Gardening for the mind, body and spirit

A new addition to the recreation program for mental health care inpatients at St. Joseph’s Health Care London is flourishing – literally.
Judith gardening
Judith, a patient at Parkwood Institute’s Finch Family Mental Health Care Building, has rediscovered her passion for gardening through a newly created therapeutic recreation program.

Digging into the benefits of gardening is quickly growing into an empowering and healing activity for mental health care patients at St. Joseph’s Health Care London (St. Joseph’s).

Recreation therapists at the Finch Family Mental Health Care Building at St. Joseph’s Parkwood Institute recently introduced planting, weeding and harvesting vegetables to patients interested in tending an on-site garden in partnership with the organization’s Nourish Project team. 

“Gardening allows patients a chance to get out into the fresh air, connect with nature, socialize, engage in physical activity, enjoy new experiences and feel productive,” says Sula Larochelle, a therapeutic recreation specialist in the Mental Health Treatment and Rehabilitation program at Parkwood Institute. “We discovered that patients are also reminiscing about the gardens they grew up with or once tended. Others have spoken about wanting to start their own gardening projects one day. It’s giving patients an opportunity to share positive memories and new experiences with each other.” 

The Finch Family Mental Health Care Building provides care for individuals with severe and persistent mental illness in need of longer-stay specialized mental health care. As part of the care team, therapeutic recreation professionals assist patients with exploring, resuming and pursuing leisure interests with an optimal level of independence. 

Each weekday, therapeutic recreational specialists accompany different inpatient groups to the garden, where they are supplied with water, sunblock, hats and gardening tools to plant, weed, water, or just enjoy the space to rest. 

Judith, a mental health care patient at Parkwood Institute, says the garden has been a great way to soak in some sunshine and interact with others.  

“It’s nice to come here and be involved,” says Judith. “I enjoy helping out in the garden and it’s nice to be able to meet up and chat with people.” 

Judith gardening
“Gardening brings back a lot of good memories,” says mental health care patient Judith, who recently took up the activity again as part of a therapeutic recreation program at St. Joseph’s Health Care London.

The 3,128 square-foot garden was developed in 2021 as part of St. Joseph’s Nourish Project led by members St. Joseph’s Food and Nutrition Services (FNS) team with a goal to harness the power of food to build health for people and the planet. Created in collaboration with Urban Roots London – a non-profit organization that revitalizes underused city land for agriculture – the garden produces various herbs and vegetables, including tomatoes, potatoes, radishes, broccoli, peppers, green beans, carrots, and scallion, which are used in food production for patients and residents to enhance their meals. The space also enables the Nourish Project team to test the potential for on-site food growing and explore new ways to reduce costs and waste, including food packaging.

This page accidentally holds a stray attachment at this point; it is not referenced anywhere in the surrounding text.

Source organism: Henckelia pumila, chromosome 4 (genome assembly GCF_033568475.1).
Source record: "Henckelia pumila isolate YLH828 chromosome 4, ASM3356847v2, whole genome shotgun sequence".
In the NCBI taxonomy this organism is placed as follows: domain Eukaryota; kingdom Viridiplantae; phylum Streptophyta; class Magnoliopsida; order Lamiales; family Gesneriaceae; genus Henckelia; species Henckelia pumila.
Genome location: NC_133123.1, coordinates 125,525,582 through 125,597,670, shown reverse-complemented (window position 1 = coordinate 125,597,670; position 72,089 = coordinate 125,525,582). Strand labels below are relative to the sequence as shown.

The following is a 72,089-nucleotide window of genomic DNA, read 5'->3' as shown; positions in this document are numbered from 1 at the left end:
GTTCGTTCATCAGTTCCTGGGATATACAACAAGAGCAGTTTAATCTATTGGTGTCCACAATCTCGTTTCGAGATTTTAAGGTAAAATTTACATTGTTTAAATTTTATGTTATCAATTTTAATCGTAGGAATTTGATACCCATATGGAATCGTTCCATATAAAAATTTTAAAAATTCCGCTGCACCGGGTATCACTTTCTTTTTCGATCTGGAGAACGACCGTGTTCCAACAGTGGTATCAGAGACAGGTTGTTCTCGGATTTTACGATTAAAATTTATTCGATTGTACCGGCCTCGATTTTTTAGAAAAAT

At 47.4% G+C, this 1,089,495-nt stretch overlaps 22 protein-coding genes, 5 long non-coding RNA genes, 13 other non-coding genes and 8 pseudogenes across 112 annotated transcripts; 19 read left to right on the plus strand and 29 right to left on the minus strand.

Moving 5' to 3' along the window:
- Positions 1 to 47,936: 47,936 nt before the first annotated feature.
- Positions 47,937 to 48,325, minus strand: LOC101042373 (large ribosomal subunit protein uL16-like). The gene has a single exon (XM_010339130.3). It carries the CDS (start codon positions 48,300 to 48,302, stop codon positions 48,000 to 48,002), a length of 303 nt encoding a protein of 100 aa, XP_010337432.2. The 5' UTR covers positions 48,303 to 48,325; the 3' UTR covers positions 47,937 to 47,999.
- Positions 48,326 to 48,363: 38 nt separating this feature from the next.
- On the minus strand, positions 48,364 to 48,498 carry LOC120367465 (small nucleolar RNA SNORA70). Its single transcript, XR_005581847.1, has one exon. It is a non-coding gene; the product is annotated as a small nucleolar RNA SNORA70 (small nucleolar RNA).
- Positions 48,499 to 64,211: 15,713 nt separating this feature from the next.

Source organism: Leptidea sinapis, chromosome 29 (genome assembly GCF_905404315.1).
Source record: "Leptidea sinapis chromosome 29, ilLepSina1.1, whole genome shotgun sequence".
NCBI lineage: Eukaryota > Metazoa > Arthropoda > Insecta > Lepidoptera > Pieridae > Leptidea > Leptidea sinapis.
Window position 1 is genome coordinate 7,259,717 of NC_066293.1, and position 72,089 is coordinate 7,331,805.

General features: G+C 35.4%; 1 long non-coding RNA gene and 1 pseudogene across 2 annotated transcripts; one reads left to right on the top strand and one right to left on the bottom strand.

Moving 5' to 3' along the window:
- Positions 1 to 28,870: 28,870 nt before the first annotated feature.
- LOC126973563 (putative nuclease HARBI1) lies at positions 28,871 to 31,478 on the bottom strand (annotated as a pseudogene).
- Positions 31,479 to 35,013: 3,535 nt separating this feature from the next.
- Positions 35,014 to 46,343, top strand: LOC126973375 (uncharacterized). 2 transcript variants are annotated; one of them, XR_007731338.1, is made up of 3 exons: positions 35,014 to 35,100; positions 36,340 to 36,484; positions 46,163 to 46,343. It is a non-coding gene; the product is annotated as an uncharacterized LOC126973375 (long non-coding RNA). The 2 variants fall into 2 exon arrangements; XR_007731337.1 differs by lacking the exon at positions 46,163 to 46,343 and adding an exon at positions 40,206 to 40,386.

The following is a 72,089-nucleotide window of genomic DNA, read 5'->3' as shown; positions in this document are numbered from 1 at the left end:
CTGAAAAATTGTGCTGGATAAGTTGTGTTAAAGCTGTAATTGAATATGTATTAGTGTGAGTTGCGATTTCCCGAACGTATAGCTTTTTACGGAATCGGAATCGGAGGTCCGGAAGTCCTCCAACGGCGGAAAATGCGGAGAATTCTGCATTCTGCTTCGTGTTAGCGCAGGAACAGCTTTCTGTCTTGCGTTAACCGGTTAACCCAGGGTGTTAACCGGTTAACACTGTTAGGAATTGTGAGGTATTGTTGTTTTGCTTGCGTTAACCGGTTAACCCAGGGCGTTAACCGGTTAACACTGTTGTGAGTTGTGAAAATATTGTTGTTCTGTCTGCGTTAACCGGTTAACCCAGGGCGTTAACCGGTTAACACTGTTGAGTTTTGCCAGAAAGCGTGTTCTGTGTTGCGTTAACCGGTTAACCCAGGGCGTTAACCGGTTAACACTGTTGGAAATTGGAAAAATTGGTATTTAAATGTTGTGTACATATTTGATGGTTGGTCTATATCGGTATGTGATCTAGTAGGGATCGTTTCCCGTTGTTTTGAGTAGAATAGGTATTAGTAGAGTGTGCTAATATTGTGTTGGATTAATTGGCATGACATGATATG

To maintain the garden and foster a sense of community, the Nourish Project team and Urban Roots reached out to program areas at St. Joseph’s that might be interested in taking part in the garden pilot.   

“It’s been great for patients to get involved and reap the benefits that the garden can provide,” says Deana D'Ambrosio, Nourish Project Lead and FNS Coordinator. “Urban Roots staff have also been extremely supportive as some of the patients are learning new gardening skills.”  

In addition to mental health care inpatients, residents from St. Joseph’s Veterans Care Program and volunteers and staff from various programs are also rolling up their sleeves to help in the garden. All have enjoyed the opportunity and are now seeing the fruits of their labour as the final harvest of the season takes place. 

“For our patients, recreation therapy is about connecting with others, finding purpose through meaningful activity, feeling a sense of accomplishment, and sustaining hope,” says Sula. “Offering gardening as a therapeutic activity in partnership with Urban Roots London and FNS provides an avenue for well-being for our patients. To feel part of something that is positive can be very healing.”

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